A member of the medical staff, wearing protective equipment, checks on a patients at the coronavirus ward of the Rambam Health Care Campus, initially build as an underground medical facility before being converted to a car park, which has been reconverted to receive patients as COVID-19 cases surge, in the northern Israeli city of Haifa on October 11, 2020. - Israel opened a new coronavirus treatment facility co-run by the army's medical corps, an unprecedented move for the military unit, aimed at bolstering an embattled healthcare system. The Jewish state currently has one of the world's highest daily coronavirus infection rates per capita, with the number of seriously ill patients steadily rising. The army-backed unit at the Rambam Hospital in the northern city of Haifa includes a control room where patients are monitored via video and an underground coronavirus ward that used to be a car park. Image Credit: AFP

Jerusalem: The Israeli military on Sunday opened a new coronavirus unit in a converted parking garage at a hospital in northern Israel, in a first-of-its-kind effort by the army to assist the country's overloaded health care system.

The unit, set up at Haifa's Rambam Health Care Campus, will utilize some 100 military doctors, nurses and other medical personnel working alongside hospital staff. It is the first time the army has deployed its medical personnel to treat Israeli civilians in the country's history.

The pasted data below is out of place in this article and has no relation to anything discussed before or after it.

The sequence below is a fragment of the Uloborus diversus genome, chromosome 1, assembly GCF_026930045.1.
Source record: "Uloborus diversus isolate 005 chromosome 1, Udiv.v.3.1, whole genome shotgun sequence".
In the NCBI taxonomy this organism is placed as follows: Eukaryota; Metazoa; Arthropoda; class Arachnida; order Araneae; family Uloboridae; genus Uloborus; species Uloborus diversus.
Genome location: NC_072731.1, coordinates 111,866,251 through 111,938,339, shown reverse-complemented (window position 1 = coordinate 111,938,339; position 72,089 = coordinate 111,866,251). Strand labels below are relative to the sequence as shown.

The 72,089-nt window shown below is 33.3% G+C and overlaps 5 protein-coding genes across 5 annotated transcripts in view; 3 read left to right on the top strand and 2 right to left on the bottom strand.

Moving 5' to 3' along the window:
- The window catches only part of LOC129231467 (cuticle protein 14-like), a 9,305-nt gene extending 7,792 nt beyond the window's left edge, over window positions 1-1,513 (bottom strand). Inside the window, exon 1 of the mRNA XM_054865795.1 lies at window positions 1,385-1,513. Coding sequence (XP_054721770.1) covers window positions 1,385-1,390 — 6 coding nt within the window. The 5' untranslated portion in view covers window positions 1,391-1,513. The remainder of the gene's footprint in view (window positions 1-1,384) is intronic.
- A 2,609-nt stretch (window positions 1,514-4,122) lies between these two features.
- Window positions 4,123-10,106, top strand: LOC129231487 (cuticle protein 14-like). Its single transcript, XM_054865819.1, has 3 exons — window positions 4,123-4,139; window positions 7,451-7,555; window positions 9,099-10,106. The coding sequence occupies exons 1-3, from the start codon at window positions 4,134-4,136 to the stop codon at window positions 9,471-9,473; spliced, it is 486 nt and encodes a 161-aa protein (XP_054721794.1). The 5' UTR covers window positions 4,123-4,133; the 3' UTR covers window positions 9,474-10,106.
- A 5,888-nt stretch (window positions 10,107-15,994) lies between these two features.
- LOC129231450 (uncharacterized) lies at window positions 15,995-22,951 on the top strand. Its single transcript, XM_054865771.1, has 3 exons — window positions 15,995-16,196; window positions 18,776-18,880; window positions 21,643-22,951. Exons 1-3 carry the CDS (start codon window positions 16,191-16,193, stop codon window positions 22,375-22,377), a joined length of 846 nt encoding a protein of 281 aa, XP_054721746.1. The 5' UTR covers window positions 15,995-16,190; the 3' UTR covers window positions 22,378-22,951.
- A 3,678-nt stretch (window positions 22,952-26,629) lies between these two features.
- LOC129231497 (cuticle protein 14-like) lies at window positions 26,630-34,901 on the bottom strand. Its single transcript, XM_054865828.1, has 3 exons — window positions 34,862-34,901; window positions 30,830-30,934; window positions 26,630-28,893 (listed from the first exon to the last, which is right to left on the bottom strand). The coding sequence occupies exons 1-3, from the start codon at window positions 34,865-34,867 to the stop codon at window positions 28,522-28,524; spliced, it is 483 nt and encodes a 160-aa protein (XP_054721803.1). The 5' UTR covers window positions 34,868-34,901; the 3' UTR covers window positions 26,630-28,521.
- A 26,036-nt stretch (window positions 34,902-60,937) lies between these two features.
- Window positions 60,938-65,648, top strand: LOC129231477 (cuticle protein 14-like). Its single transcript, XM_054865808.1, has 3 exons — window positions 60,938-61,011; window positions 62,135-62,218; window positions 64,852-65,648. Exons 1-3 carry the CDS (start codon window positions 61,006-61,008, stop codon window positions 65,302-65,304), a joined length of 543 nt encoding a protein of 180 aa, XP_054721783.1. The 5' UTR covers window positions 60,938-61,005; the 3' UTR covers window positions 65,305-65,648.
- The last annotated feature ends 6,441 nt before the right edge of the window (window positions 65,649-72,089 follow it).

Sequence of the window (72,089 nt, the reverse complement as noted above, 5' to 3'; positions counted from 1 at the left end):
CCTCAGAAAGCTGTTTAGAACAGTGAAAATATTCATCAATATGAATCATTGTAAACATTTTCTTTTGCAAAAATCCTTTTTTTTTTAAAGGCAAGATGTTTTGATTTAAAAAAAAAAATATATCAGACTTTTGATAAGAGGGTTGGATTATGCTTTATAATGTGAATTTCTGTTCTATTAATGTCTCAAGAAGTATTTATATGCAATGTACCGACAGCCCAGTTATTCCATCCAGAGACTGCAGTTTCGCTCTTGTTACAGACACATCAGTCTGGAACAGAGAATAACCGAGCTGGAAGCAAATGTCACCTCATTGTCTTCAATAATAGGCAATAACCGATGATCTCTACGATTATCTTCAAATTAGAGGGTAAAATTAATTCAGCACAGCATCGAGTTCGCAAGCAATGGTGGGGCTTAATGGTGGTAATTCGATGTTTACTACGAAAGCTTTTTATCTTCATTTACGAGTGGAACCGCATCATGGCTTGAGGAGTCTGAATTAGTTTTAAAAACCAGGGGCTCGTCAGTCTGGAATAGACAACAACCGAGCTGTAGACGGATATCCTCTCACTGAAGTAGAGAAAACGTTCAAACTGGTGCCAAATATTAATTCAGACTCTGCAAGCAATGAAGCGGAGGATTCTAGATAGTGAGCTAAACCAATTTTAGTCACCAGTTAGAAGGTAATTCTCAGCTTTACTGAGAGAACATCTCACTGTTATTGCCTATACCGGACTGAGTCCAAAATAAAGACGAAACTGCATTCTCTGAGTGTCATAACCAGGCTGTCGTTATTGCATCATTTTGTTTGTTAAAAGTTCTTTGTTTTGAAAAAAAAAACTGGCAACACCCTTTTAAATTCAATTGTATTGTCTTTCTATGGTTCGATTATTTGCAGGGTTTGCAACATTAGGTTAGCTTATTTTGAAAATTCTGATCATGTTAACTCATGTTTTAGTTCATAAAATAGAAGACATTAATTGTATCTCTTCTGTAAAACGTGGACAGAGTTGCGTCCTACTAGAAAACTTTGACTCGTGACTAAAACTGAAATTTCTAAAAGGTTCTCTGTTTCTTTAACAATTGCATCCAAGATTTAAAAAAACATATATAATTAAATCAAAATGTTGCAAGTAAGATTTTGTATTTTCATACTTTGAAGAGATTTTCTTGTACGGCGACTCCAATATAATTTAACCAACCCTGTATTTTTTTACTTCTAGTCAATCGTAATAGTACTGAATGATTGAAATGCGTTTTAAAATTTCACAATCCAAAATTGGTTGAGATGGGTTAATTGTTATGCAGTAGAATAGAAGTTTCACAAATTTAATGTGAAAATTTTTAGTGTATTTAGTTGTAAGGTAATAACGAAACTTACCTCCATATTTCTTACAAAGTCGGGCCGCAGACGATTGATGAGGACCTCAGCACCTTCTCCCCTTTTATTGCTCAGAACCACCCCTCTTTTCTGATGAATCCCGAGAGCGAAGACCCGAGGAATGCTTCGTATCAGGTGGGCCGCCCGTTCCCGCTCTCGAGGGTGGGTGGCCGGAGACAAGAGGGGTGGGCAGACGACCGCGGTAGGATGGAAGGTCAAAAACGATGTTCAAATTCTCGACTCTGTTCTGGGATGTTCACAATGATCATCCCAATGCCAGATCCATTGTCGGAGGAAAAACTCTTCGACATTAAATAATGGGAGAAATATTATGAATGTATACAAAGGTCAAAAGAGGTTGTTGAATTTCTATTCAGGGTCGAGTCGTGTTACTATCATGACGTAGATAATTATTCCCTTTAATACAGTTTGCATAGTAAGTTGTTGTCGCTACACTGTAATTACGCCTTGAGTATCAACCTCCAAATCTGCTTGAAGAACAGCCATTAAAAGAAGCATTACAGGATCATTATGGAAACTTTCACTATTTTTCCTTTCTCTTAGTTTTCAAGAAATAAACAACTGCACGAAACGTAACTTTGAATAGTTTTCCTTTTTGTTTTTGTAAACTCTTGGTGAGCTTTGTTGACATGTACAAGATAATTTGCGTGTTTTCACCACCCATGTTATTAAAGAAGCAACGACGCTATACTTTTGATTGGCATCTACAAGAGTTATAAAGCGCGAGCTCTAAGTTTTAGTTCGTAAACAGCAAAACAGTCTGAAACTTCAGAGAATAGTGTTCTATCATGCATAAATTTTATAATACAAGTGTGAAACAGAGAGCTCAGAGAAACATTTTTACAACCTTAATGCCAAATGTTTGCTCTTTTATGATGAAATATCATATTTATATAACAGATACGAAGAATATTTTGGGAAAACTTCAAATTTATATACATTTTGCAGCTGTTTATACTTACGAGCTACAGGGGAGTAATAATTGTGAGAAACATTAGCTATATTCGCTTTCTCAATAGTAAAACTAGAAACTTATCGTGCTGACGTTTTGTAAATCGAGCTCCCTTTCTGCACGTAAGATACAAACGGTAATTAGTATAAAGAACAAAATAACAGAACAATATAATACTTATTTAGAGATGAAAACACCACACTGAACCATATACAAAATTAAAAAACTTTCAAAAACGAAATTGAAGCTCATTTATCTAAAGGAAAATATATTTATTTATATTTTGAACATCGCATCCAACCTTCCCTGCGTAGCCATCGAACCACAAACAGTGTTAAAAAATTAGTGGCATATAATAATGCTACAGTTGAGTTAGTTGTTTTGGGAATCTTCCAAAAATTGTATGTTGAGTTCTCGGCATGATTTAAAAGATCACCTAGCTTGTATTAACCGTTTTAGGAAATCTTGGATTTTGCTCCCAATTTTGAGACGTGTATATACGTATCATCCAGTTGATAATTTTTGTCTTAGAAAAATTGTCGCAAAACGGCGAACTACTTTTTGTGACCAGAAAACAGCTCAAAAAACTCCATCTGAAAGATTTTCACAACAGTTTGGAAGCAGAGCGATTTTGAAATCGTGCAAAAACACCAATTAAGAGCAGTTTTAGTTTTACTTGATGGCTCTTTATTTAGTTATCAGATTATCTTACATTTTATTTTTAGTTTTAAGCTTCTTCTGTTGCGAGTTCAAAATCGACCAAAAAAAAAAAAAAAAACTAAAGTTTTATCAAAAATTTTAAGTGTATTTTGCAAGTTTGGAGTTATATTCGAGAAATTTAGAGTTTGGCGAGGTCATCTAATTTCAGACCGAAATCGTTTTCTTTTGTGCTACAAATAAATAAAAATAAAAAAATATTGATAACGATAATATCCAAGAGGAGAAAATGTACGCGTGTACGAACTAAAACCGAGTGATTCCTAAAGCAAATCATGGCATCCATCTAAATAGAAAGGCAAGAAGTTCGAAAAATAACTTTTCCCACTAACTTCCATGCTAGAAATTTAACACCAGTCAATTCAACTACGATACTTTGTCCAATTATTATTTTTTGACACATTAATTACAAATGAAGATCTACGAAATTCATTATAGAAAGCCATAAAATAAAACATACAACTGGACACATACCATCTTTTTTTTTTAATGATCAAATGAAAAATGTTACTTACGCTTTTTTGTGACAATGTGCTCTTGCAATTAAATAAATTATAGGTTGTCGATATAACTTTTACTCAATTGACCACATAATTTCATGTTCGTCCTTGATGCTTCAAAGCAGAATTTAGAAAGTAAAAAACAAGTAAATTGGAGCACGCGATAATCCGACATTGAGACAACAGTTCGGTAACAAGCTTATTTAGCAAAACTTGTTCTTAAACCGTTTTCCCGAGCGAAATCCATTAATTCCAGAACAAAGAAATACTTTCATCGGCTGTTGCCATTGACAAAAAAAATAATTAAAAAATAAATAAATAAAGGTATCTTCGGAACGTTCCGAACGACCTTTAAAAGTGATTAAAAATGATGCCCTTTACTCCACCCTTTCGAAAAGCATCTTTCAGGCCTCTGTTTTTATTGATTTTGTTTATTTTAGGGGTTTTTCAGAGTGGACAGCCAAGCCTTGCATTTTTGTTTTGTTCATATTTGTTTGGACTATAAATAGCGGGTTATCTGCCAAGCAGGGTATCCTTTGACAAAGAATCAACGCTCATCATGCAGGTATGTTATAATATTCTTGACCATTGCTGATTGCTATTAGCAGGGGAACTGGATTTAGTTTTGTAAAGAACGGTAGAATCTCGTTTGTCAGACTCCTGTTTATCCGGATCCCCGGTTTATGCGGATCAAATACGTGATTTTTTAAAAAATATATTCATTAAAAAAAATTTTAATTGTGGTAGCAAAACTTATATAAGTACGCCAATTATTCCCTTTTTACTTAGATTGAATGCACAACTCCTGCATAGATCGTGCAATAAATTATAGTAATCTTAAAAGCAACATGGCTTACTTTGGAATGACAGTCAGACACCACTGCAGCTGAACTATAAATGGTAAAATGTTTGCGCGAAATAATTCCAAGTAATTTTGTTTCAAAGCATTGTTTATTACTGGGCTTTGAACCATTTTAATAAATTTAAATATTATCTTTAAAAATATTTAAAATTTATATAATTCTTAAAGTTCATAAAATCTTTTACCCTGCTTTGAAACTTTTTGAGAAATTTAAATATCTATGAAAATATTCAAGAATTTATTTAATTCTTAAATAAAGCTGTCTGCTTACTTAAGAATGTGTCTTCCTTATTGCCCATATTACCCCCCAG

Dr. Noam Fink, the deputy chief medical officer of the military, said the army would operate two wards capable of supporting several dozen ``intermediate to severe'' cases. It accepted its first two patients on Sunday. "The purpose of the operation is to support the hospitals in the north and efforts to treat COVID-19 patients,'' said Fink, who holds the rank of colonel.

Rambam set up the underground hospital unit in the wake of Israel's 2006 war against the Lebanese militant group Hezbollah. Operating primarily as a parking garage, the facility can quickly be converted into an emergency hospital insulated from rocket fire.

Dr. Avi Weissman, Rambam's deputy director, said bringing on the military personnel would ease the work load on staff and also allow the hospital to resume elective surgeries that have been delayed because of the overload. "We have the equipment. We have the area. We have the beds. We have the monitors. We have the ventilators. What we didn't have is personnel,'' he said.

After appearing to contain its coronavirus outbreak early this year, Israel reopened its economy too fast and the virus quickly returned. Israel, a country of 9 million people, is now grappling with one of the world's highest infection rates with over 290,000 cases reported so far. It currently has over 850 serious cases, straining the nation's health care system, and nearly 2,000 deaths.

The new coronavirus unit marks a new partnership between the hospital, the military and the national Health Ministry. In recent months, the army has taken on an increasingly prominent role in managing the crisis and is now in charge of the country's contract-tracing efforts.

Defense Minister Benny Gantz, a former military chief of staff, visited the hospital Sunday to see the new coronavirus unit. "I am proud of the IDF, which is working within the Health Ministry for the first time,'' he said. "We are working on closing the gaps that have formed within a good public health-care system that has been neglected for a decade.''